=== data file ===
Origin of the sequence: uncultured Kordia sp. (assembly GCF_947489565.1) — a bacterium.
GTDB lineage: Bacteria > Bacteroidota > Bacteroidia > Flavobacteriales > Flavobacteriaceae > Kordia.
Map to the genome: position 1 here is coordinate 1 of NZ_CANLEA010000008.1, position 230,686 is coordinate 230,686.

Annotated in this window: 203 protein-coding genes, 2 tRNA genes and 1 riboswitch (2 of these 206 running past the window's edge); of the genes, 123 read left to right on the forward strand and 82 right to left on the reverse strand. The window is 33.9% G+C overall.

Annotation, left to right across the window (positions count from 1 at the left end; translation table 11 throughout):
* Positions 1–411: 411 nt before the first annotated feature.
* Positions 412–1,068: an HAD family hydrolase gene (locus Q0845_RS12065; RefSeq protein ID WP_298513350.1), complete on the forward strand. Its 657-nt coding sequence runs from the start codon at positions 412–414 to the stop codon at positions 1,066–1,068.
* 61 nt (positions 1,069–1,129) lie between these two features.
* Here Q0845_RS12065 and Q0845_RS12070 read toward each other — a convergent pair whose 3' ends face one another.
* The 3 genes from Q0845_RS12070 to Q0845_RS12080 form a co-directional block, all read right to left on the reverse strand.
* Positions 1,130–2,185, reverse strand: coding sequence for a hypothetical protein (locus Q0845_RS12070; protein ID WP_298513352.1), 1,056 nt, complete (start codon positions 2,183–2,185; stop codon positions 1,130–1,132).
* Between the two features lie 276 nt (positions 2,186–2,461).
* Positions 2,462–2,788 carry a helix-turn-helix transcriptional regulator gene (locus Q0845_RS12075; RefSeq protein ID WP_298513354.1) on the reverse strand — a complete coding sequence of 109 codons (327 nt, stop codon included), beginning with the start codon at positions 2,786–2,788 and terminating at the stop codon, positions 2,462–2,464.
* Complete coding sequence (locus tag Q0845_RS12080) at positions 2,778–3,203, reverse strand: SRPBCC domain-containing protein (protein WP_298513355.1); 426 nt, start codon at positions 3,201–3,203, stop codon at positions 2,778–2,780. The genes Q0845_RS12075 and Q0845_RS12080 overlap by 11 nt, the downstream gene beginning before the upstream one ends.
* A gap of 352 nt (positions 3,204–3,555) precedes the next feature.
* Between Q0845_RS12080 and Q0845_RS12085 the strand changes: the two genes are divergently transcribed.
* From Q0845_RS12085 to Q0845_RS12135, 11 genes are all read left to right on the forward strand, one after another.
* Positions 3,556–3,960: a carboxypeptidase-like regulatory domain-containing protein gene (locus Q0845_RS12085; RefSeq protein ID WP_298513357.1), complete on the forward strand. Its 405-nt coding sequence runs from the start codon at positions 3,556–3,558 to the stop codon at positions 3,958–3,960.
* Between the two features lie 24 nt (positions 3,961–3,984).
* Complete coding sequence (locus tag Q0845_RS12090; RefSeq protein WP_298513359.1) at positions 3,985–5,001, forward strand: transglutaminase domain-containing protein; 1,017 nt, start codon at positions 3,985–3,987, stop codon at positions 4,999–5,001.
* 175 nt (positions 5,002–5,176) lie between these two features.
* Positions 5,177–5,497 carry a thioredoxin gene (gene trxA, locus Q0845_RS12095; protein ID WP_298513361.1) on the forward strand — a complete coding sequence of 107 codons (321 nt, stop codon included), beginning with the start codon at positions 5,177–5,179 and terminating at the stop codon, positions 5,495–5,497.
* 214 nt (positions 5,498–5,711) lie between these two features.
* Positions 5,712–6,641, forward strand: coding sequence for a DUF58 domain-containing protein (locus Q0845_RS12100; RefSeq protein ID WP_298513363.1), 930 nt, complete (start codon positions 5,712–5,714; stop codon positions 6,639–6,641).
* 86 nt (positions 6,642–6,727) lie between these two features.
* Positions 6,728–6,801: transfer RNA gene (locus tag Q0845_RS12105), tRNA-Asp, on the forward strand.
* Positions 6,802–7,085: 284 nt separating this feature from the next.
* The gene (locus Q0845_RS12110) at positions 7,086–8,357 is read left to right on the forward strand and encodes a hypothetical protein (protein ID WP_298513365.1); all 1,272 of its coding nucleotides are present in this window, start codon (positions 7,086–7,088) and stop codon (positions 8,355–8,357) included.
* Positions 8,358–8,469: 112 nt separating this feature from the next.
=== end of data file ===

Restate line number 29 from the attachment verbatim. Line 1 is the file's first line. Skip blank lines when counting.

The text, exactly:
* Positions 8,358–8,469: 112 nt separating this feature from the next.